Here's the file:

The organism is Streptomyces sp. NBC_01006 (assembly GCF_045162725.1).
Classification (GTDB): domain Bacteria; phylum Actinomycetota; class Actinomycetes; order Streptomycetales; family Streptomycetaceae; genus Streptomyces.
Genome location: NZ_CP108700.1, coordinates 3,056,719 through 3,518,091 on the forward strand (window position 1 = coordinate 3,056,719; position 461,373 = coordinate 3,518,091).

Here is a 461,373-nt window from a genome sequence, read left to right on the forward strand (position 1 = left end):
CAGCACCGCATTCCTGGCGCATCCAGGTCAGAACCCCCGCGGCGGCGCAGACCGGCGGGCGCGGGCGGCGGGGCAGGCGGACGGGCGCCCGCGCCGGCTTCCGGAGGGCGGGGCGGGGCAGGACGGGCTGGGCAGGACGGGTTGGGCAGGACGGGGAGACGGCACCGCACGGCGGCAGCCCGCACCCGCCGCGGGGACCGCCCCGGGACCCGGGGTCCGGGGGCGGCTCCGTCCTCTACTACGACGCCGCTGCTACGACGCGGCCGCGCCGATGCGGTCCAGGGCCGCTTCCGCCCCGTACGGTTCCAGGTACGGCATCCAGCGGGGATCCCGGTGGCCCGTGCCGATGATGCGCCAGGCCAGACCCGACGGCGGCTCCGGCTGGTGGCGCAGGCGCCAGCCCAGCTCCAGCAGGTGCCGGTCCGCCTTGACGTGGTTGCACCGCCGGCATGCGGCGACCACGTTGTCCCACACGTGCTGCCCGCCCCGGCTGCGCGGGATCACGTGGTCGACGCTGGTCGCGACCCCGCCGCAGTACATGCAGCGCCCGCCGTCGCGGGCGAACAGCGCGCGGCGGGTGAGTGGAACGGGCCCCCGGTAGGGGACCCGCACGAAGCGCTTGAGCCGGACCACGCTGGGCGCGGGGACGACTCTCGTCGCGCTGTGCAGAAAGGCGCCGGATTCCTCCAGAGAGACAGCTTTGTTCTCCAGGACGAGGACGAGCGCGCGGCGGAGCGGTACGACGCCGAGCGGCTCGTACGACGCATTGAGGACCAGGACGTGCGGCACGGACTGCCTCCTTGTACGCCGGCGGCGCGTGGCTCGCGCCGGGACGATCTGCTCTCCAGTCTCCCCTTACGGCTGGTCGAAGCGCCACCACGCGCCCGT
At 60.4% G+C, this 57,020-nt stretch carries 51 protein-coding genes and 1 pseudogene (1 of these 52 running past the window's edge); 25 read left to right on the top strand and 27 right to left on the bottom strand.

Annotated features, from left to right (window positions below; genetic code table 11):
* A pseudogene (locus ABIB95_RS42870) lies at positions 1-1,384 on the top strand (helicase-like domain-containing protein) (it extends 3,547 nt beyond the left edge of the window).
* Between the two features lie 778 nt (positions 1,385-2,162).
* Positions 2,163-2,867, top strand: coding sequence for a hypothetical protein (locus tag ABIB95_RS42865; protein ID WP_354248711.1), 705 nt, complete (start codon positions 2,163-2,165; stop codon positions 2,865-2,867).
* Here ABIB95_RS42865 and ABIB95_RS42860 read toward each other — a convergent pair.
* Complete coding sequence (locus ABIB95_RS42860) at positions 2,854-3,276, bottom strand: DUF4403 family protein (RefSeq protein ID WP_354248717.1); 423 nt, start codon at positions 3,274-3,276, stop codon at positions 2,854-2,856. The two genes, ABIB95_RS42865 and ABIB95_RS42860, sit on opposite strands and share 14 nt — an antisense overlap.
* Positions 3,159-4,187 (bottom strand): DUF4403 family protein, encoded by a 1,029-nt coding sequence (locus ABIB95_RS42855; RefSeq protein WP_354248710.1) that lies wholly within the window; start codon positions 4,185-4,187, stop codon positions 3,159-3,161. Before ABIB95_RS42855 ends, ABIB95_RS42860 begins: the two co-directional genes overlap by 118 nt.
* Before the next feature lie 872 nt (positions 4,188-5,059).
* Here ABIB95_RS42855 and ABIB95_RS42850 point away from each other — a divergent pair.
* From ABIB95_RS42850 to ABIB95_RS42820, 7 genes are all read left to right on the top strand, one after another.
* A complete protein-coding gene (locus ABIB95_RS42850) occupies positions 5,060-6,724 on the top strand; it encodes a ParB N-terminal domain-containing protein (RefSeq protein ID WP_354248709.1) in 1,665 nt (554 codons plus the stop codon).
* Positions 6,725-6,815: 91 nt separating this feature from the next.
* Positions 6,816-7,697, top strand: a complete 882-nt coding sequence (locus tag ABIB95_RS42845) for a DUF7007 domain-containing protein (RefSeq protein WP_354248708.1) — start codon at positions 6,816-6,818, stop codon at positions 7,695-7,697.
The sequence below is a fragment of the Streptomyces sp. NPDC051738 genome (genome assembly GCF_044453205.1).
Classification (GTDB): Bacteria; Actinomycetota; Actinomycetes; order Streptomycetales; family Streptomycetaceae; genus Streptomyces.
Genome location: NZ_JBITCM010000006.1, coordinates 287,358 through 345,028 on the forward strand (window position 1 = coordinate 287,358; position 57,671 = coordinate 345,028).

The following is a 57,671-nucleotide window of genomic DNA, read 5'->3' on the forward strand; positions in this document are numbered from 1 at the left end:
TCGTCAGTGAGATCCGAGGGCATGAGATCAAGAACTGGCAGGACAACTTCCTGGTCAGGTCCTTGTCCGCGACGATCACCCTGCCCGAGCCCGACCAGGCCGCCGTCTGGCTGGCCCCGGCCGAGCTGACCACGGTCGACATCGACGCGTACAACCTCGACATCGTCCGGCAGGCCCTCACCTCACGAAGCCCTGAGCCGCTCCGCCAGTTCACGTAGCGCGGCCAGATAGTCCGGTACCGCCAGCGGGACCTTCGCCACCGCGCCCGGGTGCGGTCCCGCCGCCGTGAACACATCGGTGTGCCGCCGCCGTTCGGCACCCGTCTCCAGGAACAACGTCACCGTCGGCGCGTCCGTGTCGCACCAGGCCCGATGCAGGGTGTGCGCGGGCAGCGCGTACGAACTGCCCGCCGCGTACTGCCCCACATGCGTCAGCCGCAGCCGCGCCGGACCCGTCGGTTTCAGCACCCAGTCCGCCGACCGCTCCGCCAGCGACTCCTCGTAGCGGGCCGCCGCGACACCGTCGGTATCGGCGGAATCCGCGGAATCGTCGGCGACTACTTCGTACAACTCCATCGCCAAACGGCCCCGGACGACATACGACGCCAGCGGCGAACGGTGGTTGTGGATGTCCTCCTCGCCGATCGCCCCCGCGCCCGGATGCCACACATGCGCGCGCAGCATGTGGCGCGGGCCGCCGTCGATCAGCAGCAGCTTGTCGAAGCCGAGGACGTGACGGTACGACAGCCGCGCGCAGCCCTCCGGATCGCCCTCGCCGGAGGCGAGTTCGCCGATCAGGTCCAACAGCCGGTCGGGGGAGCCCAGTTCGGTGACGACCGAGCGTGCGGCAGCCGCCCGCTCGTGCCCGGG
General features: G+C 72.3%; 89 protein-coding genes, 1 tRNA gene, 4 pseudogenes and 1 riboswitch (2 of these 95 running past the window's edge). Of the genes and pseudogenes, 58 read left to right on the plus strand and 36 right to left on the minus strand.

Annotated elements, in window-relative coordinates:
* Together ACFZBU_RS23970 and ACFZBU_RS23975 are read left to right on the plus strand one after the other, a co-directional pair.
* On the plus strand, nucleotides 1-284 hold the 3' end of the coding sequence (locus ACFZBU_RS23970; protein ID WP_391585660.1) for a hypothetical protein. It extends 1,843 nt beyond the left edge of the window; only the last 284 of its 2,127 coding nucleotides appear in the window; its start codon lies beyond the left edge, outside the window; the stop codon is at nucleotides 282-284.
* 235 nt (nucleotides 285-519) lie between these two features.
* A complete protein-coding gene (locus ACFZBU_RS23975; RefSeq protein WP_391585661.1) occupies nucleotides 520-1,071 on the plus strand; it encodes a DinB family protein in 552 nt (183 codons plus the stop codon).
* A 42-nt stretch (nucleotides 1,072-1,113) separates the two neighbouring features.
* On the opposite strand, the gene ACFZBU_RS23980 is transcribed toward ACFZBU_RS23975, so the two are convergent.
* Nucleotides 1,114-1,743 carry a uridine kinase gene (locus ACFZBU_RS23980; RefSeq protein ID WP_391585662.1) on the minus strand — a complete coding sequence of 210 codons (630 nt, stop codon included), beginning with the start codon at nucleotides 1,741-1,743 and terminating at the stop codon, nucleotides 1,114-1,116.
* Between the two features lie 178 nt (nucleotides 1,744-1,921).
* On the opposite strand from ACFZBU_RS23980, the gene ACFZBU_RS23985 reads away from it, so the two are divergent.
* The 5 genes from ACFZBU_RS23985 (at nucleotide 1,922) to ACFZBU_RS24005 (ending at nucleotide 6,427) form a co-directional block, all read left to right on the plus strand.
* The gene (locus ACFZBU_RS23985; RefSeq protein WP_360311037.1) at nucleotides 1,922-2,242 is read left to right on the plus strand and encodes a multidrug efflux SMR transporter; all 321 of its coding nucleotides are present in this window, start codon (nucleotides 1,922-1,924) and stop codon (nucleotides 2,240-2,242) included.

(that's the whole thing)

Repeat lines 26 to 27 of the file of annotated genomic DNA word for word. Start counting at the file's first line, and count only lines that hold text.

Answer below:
Annotated elements, in window-relative coordinates:
* Together ACFZBU_RS23970 and ACFZBU_RS23975 are read left to right on the plus strand one after the other, a co-directional pair.